13. On the facts of this case, it is not necessary for us to go into the question o applicability of various instructions relied upon by the Tribunal. Even if there are any instructions which provide that a select-panel shall remain operative for one and a half year, the said period in our vie is sufficient for the Central Government to exhaust the select-panel of the type with which we are concerned in this case. We have already indicated the time-bound pro- cedure to be followed in dealing with the select-panel of this type.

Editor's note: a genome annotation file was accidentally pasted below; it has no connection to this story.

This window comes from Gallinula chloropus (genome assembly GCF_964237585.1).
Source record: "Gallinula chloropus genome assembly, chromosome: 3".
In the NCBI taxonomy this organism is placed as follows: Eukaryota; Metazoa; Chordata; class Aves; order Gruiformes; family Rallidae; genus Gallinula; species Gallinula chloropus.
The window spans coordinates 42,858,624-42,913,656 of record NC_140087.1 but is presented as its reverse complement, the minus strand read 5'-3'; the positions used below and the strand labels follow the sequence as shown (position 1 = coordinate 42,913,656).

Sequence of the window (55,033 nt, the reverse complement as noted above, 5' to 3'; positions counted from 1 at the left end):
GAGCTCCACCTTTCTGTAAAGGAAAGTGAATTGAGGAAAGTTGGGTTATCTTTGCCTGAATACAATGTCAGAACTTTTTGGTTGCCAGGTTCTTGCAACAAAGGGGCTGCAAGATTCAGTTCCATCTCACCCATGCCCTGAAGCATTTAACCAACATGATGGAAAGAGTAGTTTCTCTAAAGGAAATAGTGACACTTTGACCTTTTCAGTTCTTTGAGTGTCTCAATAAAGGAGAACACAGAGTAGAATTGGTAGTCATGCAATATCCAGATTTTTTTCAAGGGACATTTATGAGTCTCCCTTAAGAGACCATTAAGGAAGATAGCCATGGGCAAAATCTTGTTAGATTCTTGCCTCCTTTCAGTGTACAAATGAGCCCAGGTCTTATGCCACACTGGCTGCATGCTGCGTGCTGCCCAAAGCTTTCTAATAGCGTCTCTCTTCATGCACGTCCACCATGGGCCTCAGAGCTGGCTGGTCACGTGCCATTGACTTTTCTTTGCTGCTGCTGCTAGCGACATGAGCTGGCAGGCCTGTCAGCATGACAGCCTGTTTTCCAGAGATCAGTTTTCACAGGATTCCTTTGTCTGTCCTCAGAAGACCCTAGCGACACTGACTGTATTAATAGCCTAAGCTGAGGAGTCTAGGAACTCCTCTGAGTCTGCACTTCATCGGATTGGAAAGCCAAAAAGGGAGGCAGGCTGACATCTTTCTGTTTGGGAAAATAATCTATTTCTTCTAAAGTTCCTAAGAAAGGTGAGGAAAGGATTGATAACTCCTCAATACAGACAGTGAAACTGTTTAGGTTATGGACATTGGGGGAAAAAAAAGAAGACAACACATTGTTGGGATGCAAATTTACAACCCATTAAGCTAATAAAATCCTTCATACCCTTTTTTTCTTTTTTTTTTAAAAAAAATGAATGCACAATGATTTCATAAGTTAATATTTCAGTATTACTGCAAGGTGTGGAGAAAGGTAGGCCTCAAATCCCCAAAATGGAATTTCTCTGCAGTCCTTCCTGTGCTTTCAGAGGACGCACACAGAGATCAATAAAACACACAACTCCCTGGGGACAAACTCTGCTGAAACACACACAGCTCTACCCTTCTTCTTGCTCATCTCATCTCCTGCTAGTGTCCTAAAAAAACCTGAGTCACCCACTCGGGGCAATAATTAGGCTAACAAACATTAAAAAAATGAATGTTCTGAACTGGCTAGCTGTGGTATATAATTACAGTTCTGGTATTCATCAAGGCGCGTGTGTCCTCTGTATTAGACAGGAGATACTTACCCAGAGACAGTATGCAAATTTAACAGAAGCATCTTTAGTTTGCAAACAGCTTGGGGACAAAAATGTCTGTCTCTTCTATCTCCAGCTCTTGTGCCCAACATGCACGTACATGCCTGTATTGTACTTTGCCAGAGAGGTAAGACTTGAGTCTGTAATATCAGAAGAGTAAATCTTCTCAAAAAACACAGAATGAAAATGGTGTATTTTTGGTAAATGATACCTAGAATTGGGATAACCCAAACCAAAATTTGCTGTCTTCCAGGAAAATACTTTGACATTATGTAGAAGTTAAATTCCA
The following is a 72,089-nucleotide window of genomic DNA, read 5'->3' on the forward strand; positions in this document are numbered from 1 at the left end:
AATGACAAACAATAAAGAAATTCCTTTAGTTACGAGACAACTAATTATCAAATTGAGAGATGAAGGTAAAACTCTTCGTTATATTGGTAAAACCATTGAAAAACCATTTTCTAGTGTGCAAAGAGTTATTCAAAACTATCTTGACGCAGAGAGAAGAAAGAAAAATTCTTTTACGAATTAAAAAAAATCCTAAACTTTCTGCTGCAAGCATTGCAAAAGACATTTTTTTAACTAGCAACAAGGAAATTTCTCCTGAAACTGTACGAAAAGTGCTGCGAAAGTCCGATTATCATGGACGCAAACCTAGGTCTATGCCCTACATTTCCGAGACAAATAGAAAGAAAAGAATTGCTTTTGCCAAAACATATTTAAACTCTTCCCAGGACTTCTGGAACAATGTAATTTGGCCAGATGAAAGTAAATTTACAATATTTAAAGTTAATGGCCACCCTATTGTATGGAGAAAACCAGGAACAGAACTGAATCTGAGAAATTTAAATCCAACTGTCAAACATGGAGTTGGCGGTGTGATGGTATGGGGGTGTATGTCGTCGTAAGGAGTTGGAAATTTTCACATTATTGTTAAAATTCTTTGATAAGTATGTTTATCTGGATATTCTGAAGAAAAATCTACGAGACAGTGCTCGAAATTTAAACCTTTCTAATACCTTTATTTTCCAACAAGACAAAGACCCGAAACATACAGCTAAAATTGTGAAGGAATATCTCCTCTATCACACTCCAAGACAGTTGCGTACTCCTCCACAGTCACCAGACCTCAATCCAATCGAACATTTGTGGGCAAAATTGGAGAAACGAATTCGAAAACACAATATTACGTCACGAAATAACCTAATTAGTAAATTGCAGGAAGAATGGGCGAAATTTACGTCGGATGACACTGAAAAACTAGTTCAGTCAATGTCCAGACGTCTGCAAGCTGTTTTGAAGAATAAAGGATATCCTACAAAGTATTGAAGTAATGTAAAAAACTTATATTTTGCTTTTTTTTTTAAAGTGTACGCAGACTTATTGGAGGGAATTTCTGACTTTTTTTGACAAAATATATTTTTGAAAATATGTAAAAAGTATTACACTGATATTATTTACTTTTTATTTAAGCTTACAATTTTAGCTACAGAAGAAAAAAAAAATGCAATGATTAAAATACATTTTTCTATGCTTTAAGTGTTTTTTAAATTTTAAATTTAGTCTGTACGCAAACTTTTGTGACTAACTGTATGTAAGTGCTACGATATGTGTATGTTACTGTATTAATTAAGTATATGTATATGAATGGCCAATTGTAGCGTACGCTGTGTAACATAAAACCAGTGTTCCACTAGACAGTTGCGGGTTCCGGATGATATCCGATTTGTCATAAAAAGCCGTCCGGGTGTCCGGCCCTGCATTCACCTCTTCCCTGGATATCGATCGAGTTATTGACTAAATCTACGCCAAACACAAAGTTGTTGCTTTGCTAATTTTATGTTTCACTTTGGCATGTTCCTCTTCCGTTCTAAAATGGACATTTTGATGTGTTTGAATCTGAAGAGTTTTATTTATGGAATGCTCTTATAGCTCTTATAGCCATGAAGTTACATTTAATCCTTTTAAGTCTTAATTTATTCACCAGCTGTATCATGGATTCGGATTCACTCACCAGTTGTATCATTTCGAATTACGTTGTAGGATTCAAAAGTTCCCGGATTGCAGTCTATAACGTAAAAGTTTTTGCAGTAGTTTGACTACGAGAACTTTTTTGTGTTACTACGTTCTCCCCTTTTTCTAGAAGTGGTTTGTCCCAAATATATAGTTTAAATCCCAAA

14. Sri Murgod who was at No. 1 of the select-panel did not accept the appointment. Sri S.P. Singh Chaudhary has already withdrawn his appeal and he is out of run. We arc not sure about the stand of the person who is at No.3 of the select-panel. Under the circumstances it would not be appropriate to issue any direction at this point of time in favour of the appellant who is at No.4 of the select-panel.

15. While reversing the findings given by the Central Administrative Tribunal, to the extent indicated above, we dismiss this appeal. In the circumstances of this case, we direct the respondent, Central Government, to pay cost of these proceedings to the appellant, which we quantify as Rs. 30,000/-